After Hurricane Ian left Cuba in the dark, protesters took to the streets


Protesters in Cuba who are taking to the streets after Hurricane Ian damaged the island’s power grid may face criminal charges, the Cuban Attorney General’s office announced Saturday.

In a statement published in the island’s Communist Party newspaper Granma, prosecutors said they were investigating cases of arson and vandalism of state property, street closures and “insults to officials and law enforcement.”

In addition, the parents of minors participating in the protests may complain that they may endanger the children, the statement says.

Cuban police are usually quick to break up anti-government protests, but after Hurricane Ian exacerbated the island’s severe power shortages, Cubans on the island have taken to the streets to complain.

After forming in the southern Caribbean Sea, Hurricane Ian made landfall in Cuba late last month as a Category 3 hurricane, southwest of La Coloma in the western province of Pinar del Rio.

The hurricane’s strong winds and rain killed at least three people, state media said, and knocked out power to the entire island.

Two of the deaths occurred in Pinar del Rio, where a woman died after a wall collapsed and a man died after his roof fell on him, state media reported.

The state’s National Electric System turned off electricity in Havana to prevent death and property damage until the weather improves. But the nationwide blackout was caused by storms and was not predicted.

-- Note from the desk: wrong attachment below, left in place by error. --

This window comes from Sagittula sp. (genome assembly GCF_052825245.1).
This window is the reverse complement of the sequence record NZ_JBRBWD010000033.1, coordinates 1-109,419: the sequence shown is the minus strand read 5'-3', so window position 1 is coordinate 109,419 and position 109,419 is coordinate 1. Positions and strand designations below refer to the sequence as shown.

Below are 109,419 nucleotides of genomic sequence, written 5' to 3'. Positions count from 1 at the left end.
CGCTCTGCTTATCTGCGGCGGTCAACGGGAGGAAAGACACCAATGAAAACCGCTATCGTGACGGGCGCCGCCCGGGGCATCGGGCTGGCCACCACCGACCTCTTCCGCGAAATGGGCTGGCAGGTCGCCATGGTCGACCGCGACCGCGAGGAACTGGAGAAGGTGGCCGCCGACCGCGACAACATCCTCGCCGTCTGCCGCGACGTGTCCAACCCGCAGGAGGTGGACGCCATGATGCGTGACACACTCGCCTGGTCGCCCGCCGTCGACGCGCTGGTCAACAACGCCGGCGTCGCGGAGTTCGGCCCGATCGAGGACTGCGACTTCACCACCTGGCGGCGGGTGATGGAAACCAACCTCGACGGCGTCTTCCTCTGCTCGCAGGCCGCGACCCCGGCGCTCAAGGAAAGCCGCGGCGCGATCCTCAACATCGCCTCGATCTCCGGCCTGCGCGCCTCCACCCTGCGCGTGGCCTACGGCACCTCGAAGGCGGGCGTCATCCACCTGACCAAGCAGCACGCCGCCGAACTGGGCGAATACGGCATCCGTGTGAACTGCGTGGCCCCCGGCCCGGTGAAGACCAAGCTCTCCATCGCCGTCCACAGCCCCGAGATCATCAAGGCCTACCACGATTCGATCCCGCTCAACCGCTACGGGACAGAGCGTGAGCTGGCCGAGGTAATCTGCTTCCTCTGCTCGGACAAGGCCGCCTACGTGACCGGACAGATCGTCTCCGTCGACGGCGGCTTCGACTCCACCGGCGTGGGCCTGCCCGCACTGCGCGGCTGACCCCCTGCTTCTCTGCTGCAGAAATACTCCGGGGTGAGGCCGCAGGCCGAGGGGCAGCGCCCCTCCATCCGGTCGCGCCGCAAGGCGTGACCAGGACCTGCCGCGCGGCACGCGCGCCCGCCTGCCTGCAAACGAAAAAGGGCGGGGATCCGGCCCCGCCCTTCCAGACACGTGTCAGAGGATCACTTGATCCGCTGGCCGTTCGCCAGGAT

The storm exacerbated the economic crisis facing Cuba, causing shortages of food, fuel and medicine. Blackouts were common across the island throughout the summer, leading to scattered anti-government protests. Those protests erupted after the hurricane made life difficult for already struggling Cubans.

Often at night, protesters in cities and towns bang pots and pans, angry at the government’s power cuts. Some protesters have called for the restoration of electric service, while others have called for the resignation of Cuba’s leaders.

Recent protests have not reached the scale of July 2021, when thousands of Cubans took to the streets to demand change in the largest anti-government demonstrations since the 1959 revolution.

After the government cut off the electricity last year, the residents of the small city of San Antonio de los Baños grew impatient. On July 11, 2021, they took to the streets in a rare public dissent on the island.

Cubans across the nation were able to live stream and participate in the unfolding protests in San Antonio de los Baños in real time.

Almost immediately, thousands of other Cubans were demonstrating. Some complained about the lack of food and medicine, others denounced high officials and demanded greater civil liberties. Unprecedented protests spread to small towns and cities.

Although Cuban officials have long blamed US sanctions for the island’s ills, in the summer of 2021 protesters lashed out at their government for deteriorating living conditions.

In a speech on state television, Cuban President Miguel Diaz-Canel blamed US sanctions for the island’s economic woes, said the protests were the result of a foreign-led subversion campaign and called on Cubans loyal to the revolution to return to the streets. . The state broke.

Cuban prosecutors said this summer that about 500 people were tried and sentenced in connection with the protests, in the island’s biggest mass trials in decades. Four to 30 years in prison for crimes that included sedition.